3
Second Day (Closed)

This day included the availability of classified materials. The presentations were followed by discussion periods during which questions were posed and answered. At times during the discussion periods there were also exchanges of ideas among the participants. Again, summaries of these discussions sometimes do not follow their specific order of occurrence during the meeting, thus allowing like topics to be synthesized. The first two topics had three speakers. The last topic was a general wrap-up discussion moderated by a committee member.

Mark Schrote, senior consulting engineer, Northrop Grumman Electronic Systems, was the first speaker. He was followed by Luke Feldner, principal member of the technical staff, Sandia National Laboratories.

Schrote discussed technology trends in active electronically steered antennas (AESAs). He opened by describing the advantages of AESAs (e.g., more power output, higher sensitivity, much faster steering without gimbals) and their heritage from the 1970s. AESAs are used for air, ship, ground, and space applications, and new designs have been appearing about once per year. Trends are moving to more functionality, applications beyond radar (e.g., communications), open architectures, scalability, and digital beam-forming—overall, providing rapidly growing capability and lower cost. Better design tools, also discussed on Day 1, are very helpful as the future multi-mission applications for AESAs evolve and mature.

James Armitage, senior fellow, Potomac Institute for Policy Studies, was the principal speaker. Luke Feldner’s material, originally scheduled for this session, was covered in the session summarized above.

Committee member Kenneth Kress, senior scientist for KBK Consulting, Inc., and consultant for Booz Allen Hamilton, moderated the wrap-up discussion. Participants commented about the merits of this kind of workshop and offered statements about key issues. The statements are not necessarily consensus correlations of views expressed at the workshop, but rather were the comments of individuals.



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3 Second Day (Closed) This day included the availability of classified materials. The presentations were followed by discussion periods during which questions were posed and answered. At times during the discussion periods there were also exchanges of ideas among the participants. Again, summaries of these discussions sometimes do not follow their specific order of occurrence during the meeting, thus allowing like topics to be synthesized. The first two topics had three speakers. The last topic was a general wrap-up discussion moderated by a committee member. Mark Schrote, senior consulting engineer, Northrop Grumman Electronic Systems, was the first speaker. He was followed by Luke Feldner, principal member of the technical staff, Sandia National Laboratories. Schrote discussed technology trends in active electronically steered antennas (AESAs). He opened by describing the advantages of AESAs (e.g., more power output, higher sensitivity, much faster steering without gimbals) and their heritage from the 1970s. AESAs are used for air, ship, ground, and space applications, and new designs have been appearing about once per year. Trends are moving to more functionality, applications beyond radar (e.g., communications), open architectures, scalability, and digital beam-forming--overall, providing rapidly growing capability and lower cost. Better design tools, also discussed on Day 1, are very helpful as the future multi-mission applications for AESAs evolve and mature. James Armitage, senior fellow, Potomac Institute for Policy Studies, was the principal speaker. Luke Feldner's material, originally scheduled for this session, was covered in the session summarized above. Committee member Kenneth Kress, senior scientist for KBK Consulting, Inc., and consultant for Booz Allen Hamilton, moderated the wrap-up discussion. Participants commented about the merits of this kind of workshop and offered statements about key issues. The statements are not necessarily consensus correlations of views expressed at the workshop, but rather were the comments of individuals. 8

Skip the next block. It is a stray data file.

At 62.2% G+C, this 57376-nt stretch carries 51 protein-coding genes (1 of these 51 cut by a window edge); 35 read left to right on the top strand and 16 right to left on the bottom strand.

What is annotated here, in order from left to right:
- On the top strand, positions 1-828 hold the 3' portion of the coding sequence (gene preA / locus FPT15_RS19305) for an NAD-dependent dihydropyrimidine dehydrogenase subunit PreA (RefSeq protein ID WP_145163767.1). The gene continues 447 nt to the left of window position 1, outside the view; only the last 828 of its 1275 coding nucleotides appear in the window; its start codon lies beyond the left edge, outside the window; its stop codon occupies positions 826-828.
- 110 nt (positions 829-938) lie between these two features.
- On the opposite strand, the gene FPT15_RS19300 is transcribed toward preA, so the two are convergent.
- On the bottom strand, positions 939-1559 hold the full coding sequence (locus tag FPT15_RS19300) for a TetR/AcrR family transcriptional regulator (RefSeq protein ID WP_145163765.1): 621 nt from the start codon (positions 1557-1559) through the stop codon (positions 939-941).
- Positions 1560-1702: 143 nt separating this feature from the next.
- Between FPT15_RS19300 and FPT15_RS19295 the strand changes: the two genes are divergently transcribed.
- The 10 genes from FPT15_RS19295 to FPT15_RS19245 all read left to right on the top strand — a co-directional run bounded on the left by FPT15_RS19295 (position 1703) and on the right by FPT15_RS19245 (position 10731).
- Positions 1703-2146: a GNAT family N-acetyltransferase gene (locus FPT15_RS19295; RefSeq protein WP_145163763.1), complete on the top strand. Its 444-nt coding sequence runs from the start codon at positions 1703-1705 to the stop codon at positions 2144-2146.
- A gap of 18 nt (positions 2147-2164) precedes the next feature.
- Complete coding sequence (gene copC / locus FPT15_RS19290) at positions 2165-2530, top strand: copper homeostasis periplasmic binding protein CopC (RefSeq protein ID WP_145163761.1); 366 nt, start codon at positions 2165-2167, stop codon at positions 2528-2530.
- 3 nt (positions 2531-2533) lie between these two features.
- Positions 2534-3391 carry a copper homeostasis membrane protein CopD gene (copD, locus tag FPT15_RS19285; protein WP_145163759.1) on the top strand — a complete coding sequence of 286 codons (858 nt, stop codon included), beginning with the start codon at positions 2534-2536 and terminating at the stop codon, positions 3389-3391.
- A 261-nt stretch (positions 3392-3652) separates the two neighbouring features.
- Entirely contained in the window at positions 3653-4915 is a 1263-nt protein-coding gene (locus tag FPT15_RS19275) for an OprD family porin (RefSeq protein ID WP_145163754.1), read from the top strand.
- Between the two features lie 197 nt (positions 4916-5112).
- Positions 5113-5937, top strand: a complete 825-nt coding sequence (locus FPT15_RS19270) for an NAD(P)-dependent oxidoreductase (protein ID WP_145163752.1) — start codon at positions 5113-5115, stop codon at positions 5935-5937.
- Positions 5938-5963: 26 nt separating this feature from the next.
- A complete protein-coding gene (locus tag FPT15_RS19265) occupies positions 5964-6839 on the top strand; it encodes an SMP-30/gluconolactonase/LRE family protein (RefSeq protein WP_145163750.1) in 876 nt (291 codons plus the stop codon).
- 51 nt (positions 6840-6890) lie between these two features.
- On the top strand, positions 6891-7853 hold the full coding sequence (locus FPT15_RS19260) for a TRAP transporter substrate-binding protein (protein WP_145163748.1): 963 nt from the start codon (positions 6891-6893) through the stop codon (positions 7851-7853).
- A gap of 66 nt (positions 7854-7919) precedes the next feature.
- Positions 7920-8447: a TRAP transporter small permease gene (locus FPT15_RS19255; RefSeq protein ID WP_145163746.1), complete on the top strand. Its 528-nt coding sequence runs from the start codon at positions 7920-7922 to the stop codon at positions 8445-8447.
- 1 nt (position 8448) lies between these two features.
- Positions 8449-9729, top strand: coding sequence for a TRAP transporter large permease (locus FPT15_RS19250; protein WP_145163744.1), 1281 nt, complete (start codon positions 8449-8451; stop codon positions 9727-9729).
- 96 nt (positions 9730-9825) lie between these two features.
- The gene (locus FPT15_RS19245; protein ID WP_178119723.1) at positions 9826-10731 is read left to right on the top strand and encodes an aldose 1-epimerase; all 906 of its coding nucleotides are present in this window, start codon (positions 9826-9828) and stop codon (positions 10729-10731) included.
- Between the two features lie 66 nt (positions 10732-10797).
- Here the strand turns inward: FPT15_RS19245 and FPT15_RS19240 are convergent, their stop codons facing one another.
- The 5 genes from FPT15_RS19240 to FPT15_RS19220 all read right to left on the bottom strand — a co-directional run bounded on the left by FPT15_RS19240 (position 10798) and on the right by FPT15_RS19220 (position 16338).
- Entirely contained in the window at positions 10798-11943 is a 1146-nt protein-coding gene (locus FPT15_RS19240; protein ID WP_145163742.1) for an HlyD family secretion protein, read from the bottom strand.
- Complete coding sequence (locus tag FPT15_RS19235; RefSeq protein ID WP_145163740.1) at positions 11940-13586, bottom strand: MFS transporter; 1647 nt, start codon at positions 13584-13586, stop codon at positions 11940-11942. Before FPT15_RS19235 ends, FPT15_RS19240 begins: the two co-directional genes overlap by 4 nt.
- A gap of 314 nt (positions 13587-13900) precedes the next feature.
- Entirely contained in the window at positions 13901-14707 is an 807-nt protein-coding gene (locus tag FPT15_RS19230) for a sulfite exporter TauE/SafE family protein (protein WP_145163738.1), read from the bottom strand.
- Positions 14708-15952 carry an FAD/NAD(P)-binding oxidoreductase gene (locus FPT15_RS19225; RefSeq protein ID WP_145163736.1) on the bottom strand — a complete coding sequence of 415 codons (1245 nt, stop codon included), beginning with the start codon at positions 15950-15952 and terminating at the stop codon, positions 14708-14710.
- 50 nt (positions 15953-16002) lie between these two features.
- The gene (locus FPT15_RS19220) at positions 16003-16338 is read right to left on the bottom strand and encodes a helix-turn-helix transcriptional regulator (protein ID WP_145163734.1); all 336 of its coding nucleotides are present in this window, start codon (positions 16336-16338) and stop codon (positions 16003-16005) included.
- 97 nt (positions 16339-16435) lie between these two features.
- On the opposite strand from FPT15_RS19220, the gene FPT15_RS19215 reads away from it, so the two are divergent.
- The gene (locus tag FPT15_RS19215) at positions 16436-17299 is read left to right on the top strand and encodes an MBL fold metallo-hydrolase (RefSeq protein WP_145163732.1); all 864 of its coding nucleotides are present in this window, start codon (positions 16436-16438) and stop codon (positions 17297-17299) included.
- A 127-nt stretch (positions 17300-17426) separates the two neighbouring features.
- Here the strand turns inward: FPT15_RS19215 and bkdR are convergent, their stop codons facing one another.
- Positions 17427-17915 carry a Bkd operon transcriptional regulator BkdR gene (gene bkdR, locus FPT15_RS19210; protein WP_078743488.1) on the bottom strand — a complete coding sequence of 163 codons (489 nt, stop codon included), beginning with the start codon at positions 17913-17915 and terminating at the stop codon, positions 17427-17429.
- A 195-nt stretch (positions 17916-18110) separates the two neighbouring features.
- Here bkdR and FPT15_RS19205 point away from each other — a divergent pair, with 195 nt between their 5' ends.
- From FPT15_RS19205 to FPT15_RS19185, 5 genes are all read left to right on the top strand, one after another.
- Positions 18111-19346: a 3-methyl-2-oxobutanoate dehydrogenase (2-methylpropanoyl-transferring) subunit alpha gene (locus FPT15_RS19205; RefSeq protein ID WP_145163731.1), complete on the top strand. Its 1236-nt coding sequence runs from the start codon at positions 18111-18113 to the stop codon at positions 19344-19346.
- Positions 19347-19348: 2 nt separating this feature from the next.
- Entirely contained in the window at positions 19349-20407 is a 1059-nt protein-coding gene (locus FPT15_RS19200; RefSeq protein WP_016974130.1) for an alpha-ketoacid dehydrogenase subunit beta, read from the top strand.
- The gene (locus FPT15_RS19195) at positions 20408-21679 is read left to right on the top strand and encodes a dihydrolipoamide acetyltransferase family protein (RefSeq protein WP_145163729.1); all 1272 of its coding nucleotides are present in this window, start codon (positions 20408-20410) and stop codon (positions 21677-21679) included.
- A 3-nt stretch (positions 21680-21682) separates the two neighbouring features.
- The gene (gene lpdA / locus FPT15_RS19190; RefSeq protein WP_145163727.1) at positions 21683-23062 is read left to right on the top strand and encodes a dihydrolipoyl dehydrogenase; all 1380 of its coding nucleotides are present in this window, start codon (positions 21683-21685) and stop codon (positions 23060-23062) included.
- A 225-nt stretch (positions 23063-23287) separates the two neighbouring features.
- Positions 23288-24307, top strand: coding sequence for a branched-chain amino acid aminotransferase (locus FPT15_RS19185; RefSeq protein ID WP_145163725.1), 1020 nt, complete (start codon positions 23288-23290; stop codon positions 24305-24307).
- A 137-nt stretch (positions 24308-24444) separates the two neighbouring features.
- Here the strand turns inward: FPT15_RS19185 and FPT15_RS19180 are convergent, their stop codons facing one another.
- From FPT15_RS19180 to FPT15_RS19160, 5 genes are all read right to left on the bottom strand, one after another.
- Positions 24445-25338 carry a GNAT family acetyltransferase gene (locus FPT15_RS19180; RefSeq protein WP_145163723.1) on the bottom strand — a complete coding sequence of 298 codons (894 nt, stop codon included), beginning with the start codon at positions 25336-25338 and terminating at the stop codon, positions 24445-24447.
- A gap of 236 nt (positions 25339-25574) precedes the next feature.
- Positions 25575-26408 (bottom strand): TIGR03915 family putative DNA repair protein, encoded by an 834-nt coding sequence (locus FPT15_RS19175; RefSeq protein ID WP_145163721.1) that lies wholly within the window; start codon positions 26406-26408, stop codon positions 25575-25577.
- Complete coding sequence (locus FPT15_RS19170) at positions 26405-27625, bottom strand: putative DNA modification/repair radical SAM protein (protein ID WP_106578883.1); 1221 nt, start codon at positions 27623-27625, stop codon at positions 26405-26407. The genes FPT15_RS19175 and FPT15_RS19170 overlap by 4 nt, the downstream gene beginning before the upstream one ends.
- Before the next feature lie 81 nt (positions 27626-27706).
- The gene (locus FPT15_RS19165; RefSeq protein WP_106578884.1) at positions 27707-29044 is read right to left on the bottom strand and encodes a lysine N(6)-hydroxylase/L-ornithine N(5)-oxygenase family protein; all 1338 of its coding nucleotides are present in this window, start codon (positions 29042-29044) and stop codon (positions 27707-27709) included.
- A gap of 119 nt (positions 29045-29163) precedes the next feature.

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Appendixes

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